To India the spoils. The World Cup to go with being the game's best test and ODI teams, plus possessing the biggest wallet in the game.
What next? World domination, of course. Install MS Dhoni to run the country and anything might be possible.
The better side won cricket's big show yesterday. They did it by overcoming a couple of setbacks which, if they had been of a more fragile mind, could have undone them.
First, Sri Lanka got rather more than India might have expected after fiddling about early on. They did so primarily courtesy of a wonderful century by Mahela Jayawardene, deserving of a better outcome.
Then India's openers, explosive Virendar Sehwag and peerless Sachin Tendulkar, were knocked over by the bowler sporting the game's most distinctive dyed curls, Lasith Malinga.
At 31 for two, with a couple of kingpins gone, India's players would have been twitchy. There was just a hint that perhaps Sri Lanka might also have taken their eye off the ball for a time, figuring they were well on track for a second crown.
But India bat low down, not that they needed it, courtesy of a typically neat 97 by little lefthander Gautam Gambhir - who doesn't garner the plaudits of some of his teammates but is a hugely effective part of the team - and cricket's most influential player, the captain, MS Dhoni. Strutting West Indian Chris Gayle enjoys Joe Cool status, but Dhoni is the real thing, and his savvy, unbeaten 91 off 79 balls provided an appropriate conclusion to the Cup.
He has a sense of occasion too, as evidenced by his dramatic long shot deep into the crowd to clinch victory.
Dhoni is not the world's finest gloveman. Indeed, he can be a rather leaden-footed stopper.
But he has a sharp brain, doesn't seem to fluster, and clearly has that demeanour which true leaders possess, not to mention the respect from his players that all captains crave but only the best get.
For Sri Lanka, whose odd selections did them no favours, there would be no fairytale finale for Muttiah Muralitharan. Should he have played, with his gammy leg? Sri Lanka were over a barrel on that one. Leave him out and there would be a government inquiry; they stuck with him and it didn't work out.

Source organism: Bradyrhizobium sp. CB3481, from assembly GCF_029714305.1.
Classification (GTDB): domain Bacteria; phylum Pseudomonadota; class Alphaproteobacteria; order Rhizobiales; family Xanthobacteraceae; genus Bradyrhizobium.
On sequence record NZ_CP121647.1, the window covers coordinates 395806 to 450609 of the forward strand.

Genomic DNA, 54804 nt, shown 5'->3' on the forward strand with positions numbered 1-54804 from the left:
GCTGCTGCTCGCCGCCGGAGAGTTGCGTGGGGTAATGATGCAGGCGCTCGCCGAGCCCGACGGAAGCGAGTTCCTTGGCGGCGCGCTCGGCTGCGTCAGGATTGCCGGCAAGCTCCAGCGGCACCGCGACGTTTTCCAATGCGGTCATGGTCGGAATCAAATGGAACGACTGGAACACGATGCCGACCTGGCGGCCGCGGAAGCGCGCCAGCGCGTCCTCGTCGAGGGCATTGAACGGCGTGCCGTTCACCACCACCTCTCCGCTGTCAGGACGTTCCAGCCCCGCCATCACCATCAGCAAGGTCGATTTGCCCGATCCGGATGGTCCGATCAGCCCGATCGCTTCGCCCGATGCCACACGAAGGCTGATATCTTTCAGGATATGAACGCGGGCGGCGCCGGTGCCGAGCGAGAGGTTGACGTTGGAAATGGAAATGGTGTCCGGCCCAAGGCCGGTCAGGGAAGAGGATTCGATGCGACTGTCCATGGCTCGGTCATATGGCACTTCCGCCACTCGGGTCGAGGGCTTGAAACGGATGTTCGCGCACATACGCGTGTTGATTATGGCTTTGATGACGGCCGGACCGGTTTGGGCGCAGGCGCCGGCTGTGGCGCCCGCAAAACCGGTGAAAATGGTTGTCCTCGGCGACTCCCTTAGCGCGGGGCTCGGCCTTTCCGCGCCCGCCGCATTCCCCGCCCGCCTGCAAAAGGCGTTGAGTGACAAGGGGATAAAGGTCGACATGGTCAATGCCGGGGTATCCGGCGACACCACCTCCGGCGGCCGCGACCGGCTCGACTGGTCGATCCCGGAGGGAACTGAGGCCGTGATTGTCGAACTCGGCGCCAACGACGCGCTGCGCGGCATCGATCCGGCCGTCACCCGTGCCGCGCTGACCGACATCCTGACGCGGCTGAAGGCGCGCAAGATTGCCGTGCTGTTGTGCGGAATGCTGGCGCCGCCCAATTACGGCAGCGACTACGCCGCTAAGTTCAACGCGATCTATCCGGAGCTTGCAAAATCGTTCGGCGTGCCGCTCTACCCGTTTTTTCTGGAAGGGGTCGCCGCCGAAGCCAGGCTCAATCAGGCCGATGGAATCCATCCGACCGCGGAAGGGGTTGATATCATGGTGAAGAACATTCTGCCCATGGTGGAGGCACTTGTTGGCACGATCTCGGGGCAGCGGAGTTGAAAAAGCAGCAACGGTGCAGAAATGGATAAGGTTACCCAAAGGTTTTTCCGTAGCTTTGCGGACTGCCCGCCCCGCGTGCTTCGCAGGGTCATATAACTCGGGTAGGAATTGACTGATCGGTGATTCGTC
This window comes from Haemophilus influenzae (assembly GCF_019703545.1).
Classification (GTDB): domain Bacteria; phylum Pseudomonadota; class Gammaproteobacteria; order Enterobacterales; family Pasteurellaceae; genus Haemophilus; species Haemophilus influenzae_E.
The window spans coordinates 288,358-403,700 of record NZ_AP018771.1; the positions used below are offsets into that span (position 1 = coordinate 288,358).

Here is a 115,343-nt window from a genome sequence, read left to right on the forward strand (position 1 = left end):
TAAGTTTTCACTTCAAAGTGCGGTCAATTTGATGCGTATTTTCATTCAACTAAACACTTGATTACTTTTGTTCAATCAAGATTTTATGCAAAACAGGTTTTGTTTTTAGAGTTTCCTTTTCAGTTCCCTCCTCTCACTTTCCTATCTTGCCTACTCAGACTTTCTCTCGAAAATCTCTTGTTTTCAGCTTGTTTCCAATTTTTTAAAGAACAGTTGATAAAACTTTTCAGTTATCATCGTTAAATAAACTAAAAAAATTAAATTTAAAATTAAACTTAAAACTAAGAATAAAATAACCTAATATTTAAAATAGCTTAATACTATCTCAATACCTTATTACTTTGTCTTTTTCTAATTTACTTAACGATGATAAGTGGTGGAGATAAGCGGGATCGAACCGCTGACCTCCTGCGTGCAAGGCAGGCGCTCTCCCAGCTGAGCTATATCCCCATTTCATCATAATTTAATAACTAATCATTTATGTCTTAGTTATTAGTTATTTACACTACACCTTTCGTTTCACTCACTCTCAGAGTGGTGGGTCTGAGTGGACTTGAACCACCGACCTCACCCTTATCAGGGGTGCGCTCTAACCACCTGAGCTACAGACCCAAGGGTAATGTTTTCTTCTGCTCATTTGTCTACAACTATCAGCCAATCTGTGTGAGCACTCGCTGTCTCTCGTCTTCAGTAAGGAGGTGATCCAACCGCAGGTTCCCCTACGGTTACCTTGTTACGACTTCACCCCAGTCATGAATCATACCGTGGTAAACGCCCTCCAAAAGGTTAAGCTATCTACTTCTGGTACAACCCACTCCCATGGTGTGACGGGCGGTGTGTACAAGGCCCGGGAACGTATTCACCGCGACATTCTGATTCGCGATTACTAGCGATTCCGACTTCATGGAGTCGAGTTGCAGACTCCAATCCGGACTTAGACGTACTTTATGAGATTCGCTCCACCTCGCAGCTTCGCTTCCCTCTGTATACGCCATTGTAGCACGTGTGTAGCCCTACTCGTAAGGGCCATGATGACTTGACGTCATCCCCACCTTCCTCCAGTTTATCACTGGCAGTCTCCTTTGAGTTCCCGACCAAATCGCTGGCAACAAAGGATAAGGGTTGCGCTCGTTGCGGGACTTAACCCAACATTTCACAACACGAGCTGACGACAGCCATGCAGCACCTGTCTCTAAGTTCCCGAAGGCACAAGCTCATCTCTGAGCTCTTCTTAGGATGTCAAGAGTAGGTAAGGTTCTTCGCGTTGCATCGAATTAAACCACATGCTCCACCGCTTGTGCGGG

Instead, Tendulkar, before his adoring home crowd, got the lap of honour aboard teammates shoulders. Richly deserved too.
"He has carried the burden of the nation for 21 years so it's time we carried him on our shoulders," as Virat Kohli eloquently put it, while teammates cried in delight, and relief.
There was no sign of Dhoni being raised high aboard unsteady shoulders. He should have been. If he hadn't been on hand when things got rocky yesterday, India may well still be waiting for the first title since 1983.
India are the game's biggest player. The rest of the cricket world, who seem to walk on eggshells around India for fear of falling out of favour, will now watch how they handle their latest success.
* From winners to potential losers. Forget the top of England's Premier League table, where Manchester United, even spotting Arsenal an extra game, seem a shoo-in for the title.
Instead roll the eyes down the ladder and take a look at the doozy of a dogfight to stay out of the bottom three.
They're the poor saps who will get relegated in a few weeks' time. From playing at the Emirates Stadium or Old Trafford or Anfield, instead they will set their sights on pinching a point or three at Barnsley, Bristol City or Watford.
After yesterday's games, remarkably, nine teams were covered by six points all with either seven or eight games left.
Take yesterday as a pointer to how tight, and topsy-turvy, this scrum has become. There's West Ham United 2-0 up against Manchester United at halftime. Fulltime: West Ham 2 Manchester United 4. Then West Bromwich Albion pinched a late penalty to beat Liverpool 2-1, and jump to 12th, but still not safe.
There's a good chance this won't unravel until the final day of the season - May 22, since you asked.
It could not be better, until your team is stuck in the scrap and you've got a dodgy ticker.